“You graduate on Saturday. You go to church on Sunday. Then it’s Monday, and you’d better have a plan.”
It was a piece of satirical advice given by a professor in one of our upper level classes. He meant it as a joke, and we took it as such. However, this was the vocalization of a very real fear I have faced for the past two years.
What if I don’t have a job lined up after graduation?
For two years, I’ve been terrified of such a possibility. When the caps and gowns were put away, the farewells said, the apartment packed up — what then? The thought of returning to my hometown without a plan for the future was horrifying.
If I’m being honest, it all stemmed from a deep-rooted fear of being embarrassed. If I moved back into my childhood room and returned to my parents’ home congregation, I was going to face the same question over and over. “Congratulations on graduating! What’s next?” I could already envision the pity in their eyes when I told them I was looking for a job. I was already cringing at the awkward pause that would follow.
For two years, I had fully bought into the lie that I was going to be a loser and a failure if I didn’t have a dream job in an exciting city lined up immediately following graduation.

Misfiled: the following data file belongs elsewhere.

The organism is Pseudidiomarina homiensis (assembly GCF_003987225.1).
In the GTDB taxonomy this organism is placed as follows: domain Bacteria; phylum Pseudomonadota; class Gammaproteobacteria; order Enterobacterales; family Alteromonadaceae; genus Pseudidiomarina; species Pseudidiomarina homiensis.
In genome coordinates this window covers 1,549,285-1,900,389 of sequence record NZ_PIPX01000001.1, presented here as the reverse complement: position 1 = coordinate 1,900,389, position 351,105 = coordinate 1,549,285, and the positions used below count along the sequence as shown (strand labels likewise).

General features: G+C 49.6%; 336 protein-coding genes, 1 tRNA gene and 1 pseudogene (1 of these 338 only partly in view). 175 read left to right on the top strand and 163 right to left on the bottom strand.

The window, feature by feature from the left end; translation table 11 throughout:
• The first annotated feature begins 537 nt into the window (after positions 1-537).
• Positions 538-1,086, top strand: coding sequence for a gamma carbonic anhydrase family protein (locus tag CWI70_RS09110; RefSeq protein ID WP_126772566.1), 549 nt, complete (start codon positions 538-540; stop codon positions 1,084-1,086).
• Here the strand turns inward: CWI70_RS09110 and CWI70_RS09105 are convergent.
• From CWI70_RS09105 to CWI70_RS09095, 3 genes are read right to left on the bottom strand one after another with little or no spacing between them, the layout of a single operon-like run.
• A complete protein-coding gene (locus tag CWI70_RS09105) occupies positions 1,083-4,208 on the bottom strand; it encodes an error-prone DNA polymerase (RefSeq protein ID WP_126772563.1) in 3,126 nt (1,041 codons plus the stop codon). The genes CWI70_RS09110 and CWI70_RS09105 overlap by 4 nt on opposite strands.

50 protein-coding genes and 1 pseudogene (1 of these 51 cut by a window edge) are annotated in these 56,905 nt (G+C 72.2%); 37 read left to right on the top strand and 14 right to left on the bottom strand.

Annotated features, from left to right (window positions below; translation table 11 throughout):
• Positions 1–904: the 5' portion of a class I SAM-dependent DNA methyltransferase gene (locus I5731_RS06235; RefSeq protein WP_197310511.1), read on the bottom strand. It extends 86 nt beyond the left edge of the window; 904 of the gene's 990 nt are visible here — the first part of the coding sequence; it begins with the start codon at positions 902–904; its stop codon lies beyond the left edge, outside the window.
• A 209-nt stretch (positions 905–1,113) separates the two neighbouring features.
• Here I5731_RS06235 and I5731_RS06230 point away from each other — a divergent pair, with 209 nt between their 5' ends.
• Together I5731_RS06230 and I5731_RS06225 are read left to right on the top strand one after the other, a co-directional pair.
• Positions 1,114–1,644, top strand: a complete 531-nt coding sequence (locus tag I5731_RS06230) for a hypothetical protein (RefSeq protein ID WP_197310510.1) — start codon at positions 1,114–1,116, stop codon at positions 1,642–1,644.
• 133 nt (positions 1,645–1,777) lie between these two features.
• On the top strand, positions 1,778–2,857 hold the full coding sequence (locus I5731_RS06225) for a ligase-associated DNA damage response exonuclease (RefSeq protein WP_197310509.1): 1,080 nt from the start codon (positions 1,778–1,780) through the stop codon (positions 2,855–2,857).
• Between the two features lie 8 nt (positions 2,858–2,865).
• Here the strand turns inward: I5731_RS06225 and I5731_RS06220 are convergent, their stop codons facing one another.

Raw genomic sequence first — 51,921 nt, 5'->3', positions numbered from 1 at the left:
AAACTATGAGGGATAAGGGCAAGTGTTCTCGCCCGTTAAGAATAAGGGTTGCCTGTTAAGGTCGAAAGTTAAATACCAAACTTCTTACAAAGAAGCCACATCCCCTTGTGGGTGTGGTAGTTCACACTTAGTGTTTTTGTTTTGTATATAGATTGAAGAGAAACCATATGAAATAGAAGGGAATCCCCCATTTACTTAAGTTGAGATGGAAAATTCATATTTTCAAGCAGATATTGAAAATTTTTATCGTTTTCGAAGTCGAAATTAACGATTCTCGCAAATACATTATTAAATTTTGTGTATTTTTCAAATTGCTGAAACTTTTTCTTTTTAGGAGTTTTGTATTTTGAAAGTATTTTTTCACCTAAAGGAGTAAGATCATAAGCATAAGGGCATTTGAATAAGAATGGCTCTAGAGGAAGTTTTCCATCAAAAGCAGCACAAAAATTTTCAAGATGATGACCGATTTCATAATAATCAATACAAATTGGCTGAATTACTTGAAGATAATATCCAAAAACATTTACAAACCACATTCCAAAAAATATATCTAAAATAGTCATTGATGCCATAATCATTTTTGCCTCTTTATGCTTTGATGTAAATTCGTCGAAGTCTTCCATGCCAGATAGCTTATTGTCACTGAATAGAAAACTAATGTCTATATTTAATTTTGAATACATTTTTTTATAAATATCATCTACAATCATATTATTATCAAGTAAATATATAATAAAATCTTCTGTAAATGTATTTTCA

And now, here we are, less than a month away from May 9, 2020. I’ve applied to dozens of jobs with no luck, and there aren’t nearly as many companies actively hiring entry-level communicators right now. In many ways, this is my worst nightmare.
Oddly, though, I feel more at peace with the thought than ever before.
I know that when I finally finish up these online classes and even when group gatherings recommence, people will be understanding that I don’t have a post-grad job yet. It’ll take a while for the job market to get back to normal, and that’s OK. I’ll be OK.
Will I continue to apply for any open jobs I can find? Yes, of course. And if I somehow line up a job in the next few years, I’ll be thrilled. However, I’m no longer controlled by the fear of embarrassment.
We’ve all been searching for silver linings through the craziness of this pandemic. Hopefully, you have found several — more free time, a chance to refocus on what’s important to you, a time to reconnect with family. If you’re a senior like me, I hope you can add one more silver lining to that list: It has never been more understandable to not have a job lined up after graduation. And for that, I am thankful.